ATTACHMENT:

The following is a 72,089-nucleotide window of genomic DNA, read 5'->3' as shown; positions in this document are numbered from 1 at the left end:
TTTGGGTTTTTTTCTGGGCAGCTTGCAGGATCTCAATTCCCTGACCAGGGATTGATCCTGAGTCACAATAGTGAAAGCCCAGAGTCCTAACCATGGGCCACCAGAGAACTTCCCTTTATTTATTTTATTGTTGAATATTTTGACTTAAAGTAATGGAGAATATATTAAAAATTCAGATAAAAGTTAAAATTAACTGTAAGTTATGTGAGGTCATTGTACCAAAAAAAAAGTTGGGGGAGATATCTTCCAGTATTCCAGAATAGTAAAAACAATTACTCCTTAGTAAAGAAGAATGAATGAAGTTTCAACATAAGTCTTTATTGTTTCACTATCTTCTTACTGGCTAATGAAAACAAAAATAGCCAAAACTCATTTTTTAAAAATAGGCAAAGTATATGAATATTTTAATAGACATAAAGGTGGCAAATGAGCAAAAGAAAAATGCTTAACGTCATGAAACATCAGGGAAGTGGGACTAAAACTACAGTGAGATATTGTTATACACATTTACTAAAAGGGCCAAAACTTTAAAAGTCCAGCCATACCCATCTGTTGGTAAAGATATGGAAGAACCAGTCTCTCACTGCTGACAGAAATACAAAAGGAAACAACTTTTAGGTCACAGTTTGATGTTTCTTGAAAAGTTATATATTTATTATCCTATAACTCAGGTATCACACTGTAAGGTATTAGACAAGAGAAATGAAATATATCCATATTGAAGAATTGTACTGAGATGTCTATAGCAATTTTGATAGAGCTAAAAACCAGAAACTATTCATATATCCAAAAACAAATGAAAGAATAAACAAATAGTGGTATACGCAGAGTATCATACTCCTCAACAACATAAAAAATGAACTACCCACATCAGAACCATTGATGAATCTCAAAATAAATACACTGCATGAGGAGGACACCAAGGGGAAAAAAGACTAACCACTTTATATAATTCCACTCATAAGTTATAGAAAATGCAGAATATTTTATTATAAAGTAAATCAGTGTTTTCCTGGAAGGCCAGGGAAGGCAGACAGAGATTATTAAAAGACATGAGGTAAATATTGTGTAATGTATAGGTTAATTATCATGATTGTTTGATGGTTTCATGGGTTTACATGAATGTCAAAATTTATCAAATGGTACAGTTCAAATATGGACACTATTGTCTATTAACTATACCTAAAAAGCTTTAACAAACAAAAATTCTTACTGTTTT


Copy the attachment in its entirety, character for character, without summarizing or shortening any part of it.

The following is a 72,089-nucleotide window of genomic DNA, read 5'->3' as shown; positions in this document are numbered from 1 at the left end:
TTTGGGTTTTTTTCTGGGCAGCTTGCAGGATCTCAATTCCCTGACCAGGGATTGATCCTGAGTCACAATAGTGAAAGCCCAGAGTCCTAACCATGGGCCACCAGAGAACTTCCCTTTATTTATTTTATTGTTGAATATTTTGACTTAAAGTAATGGAGAATATATTAAAAATTCAGATAAAAGTTAAAATTAACTGTAAGTTATGTGAGGTCATTGTACCAAAAAAAAAGTTGGGGGAGATATCTTCCAGTATTCCAGAATAGTAAAAACAATTACTCCTTAGTAAAGAAGAATGAATGAAGTTTCAACATAAGTCTTTATTGTTTCACTATCTTCTTACTGGCTAATGAAAACAAAAATAGCCAAAACTCATTTTTTAAAAATAGGCAAAGTATATGAATATTTTAATAGACATAAAGGTGGCAAATGAGCAAAAGAAAAATGCTTAACGTCATGAAACATCAGGGAAGTGGGACTAAAACTACAGTGAGATATTGTTATACACATTTACTAAAAGGGCCAAAACTTTAAAAGTCCAGCCATACCCATCTGTTGGTAAAGATATGGAAGAACCAGTCTCTCACTGCTGACAGAAATACAAAAGGAAACAACTTTTAGGTCACAGTTTGATGTTTCTTGAAAAGTTATATATTTATTATCCTATAACTCAGGTATCACACTGTAAGGTATTAGACAAGAGAAATGAAATATATCCATATTGAAGAATTGTACTGAGATGTCTATAGCAATTTTGATAGAGCTAAAAACCAGAAACTATTCATATATCCAAAAACAAATGAAAGAATAAACAAATAGTGGTATACGCAGAGTATCATACTCCTCAACAACATAAAAAATGAACTACCCACATCAGAACCATTGATGAATCTCAAAATAAATACACTGCATGAGGAGGACACCAAGGGGAAAAAAGACTAACCACTTTATATAATTCCACTCATAAGTTATAGAAAATGCAGAATATTTTATTATAAAGTAAATCAGTGTTTTCCTGGAAGGCCAGGGAAGGCAGACAGAGATTATTAAAAGACATGAGGTAAATATTGTGTAATGTATAGGTTAATTATCATGATTGTTTGATGGTTTCATGGGTTTACATGAATGTCAAAATTTATCAAATGGTACAGTTCAAATATGGACACTATTGTCTATTAACTATACCTAAAAAGCTTTAACAAACAAAAATTCTTACTGTTTT